Feeling the Pain of Physical Injuries

Tim Jackins,1 at a leaders’ workshop in England, January 2012

When you suffer physical damage,2 you should hurt. It is part of the way your body works. It’s not a mistake. Pain is part of the way we function. It’s part of a lot of different systems, and it helps our bodies respond to damage.

We’re so afraid of pain. There’s nothing wrong with it. It does not drive you “crazy.” I don’t think pain itself can kill you. I think the pain you feel, you need to feel. Sorry.

It’s not an accident, it’s not a mistake. It’s part of what developed through evolution, part of notifying your body that it needs to send resources for healing. The pain needs to be there. And you need to discharge on it, and paying attention to it helps you to do that. You need to not be stoic about it. It’s there to get your attention. It’s not there to be ignored. What works is to pay a lot of attention to it and to say what it’s like. Get someone else’s attention on it, too—and don’t muffle it, don’t try to cover it up. Look at what happened and keep your mind there.

What comes up are all the undischarged feelings about physical pain. Almost none of the feelings are about the present-day injury. They’re about old hurts that have waited and waited for you to come back and discharge them. The whole string of restimulations comes up, which is confusing because a little bit of damage can hurt all out of proportion. You need to understand that you are bringing up all the old pain from undischarged times. Just go ahead and look at the pain and discharge on it.

You will have grief or fear, depending on what happened earlier in your life and how your parents handled your early physical hurts. If your folks were really scared and you fell down and there was a little blood, they panicked, and you will have lots of fear and that’s what you’ll work on.

If it’s a bruise, somebody needs to keep your attention on it because your tendency will be to put your attention somewhere else as fast as you can. You need to pay attention to the damage—not cover it up, not spray it with something, not ignore it, not do all the things society pushes you to do—and you won’t want to notice, so usually somebody has to help you. This is your counselor’s job. Somebody has to touch it enough that you feel the damage. The point is not to deepen the bruise, although everybody feels like they’re being tortured. The point is to notice the damage that has been done.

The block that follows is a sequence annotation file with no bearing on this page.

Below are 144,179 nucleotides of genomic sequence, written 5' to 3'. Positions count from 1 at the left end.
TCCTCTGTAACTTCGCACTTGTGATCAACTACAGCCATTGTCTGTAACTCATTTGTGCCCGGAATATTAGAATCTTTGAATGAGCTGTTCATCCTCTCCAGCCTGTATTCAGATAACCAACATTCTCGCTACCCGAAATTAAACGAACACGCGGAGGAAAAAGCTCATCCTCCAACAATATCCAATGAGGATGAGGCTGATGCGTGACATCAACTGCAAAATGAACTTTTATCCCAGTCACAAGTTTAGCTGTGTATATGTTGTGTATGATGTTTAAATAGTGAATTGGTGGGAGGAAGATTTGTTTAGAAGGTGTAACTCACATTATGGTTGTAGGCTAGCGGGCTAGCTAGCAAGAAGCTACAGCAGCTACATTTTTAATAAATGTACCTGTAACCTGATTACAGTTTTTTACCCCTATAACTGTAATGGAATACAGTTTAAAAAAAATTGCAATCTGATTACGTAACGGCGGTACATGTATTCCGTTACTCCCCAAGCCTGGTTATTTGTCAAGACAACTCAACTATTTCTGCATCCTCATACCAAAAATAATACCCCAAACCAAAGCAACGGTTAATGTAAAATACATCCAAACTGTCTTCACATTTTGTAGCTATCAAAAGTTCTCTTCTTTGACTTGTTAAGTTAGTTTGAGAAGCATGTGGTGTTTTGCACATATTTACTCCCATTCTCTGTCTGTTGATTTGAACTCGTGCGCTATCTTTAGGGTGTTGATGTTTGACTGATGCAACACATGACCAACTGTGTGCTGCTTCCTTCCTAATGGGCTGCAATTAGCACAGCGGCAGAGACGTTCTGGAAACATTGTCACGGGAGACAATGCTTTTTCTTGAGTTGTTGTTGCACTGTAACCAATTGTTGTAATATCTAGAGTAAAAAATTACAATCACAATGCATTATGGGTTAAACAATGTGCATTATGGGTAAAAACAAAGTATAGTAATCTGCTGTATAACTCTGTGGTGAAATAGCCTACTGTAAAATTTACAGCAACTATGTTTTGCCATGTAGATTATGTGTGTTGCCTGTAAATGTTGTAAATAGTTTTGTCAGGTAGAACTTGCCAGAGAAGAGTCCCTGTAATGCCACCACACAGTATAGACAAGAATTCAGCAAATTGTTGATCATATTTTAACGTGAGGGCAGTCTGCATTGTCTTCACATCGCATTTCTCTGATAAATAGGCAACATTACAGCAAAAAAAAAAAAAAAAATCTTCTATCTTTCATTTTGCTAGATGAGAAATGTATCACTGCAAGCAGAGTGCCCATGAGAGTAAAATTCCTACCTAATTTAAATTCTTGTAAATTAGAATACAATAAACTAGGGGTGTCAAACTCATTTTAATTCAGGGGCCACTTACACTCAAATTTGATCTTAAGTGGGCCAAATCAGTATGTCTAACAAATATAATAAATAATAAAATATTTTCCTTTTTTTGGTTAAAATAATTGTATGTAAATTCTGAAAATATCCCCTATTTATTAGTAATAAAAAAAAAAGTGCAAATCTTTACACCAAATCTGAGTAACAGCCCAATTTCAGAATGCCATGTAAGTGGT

Your counselor needs to have a certain level of awareness and not be too timid or too insistent so that both of you can pay attention to the injury and you can discharge on it. There is big confusion about pain because we are all so scared about it, aided by capitalism’s enormous drug industry. Physical pain just hurts. That’s all it does. It doesn’t hurt forever. It just hurts. Anything that interferes with your being able to pay attention to it and discharge on it slows down the process of healing and appears to put in distress recordings. The injury gets stuck in your head as well as being slow to heal.

You often have to argue with your dental or medical professionals because they are scared of pain, too, and there is confusion about treating pain and curing people. It’s similar to the idea that stopping someone from crying stops the distress. Numbing pain is simply a mistake, and they have no way of correcting it without understanding distress recordings and discharge, so you have to fight. It can be fun, and you don’t always win but you can win.

I’ve fought with several dentists about having an anesthetic. They’ve all been insistent, and I’ve had to talk each one out of it—except when I moved back to Seattle (Washington, USA), where I had the dentist my father3 had so the battle had been fought already. He still asks, but he gives up quickly. He can’t imagine doing without an anesthetic himself. His explanation is that my family has a very high pain threshold. He says that each time, to every assistant.

If you’ve never had dental work without a painkiller, you should do it at least once. (Have a lot of sessions beforehand, so you don’t terrify the dentist.) It will hurt. Then it’s done, and it’s over. It’s literally entirely over. That’s it. You are not confused. It isn’t aching or numb. Something resolves very nicely. Facing the reality of what’s happening, including the damage, is useful. Anything that hides the reality from you makes it harder in some way.

When things hurt, restimulation does occur (unless we have discharged a lot), but that is all it is. You can still think yourself out of the restimulation and not leave your attention on it.

What I do in the dentist’s chair is look at how the pain feels. I try to focus my mind right on where it hurts. I try to see what it really is, so that I’m not lost in the restimulation of a thousand things that happened before. I try to look right at the reality of it. Many times after I have gone to the dentist and looked right at it in this way, the world is clearer to me. It’s interesting to watch that happen. I don’t know of anything bad that could happen from doing this, so I’m going to persist with it.

1 Tim Jackins is the International Reference Person for the RC Communities.
2 Tim is referring to new physical damage. For discharging well on chronic physical conditions, attention generally needs to be taken off the physical symptoms and put on the emotional feelings connected with the physical damage.
3Harvey Jackins, the founder and first International Reference Person of the Re-evaluation Counseling Communities

Last modified: 2014-08-28 23:32:03+00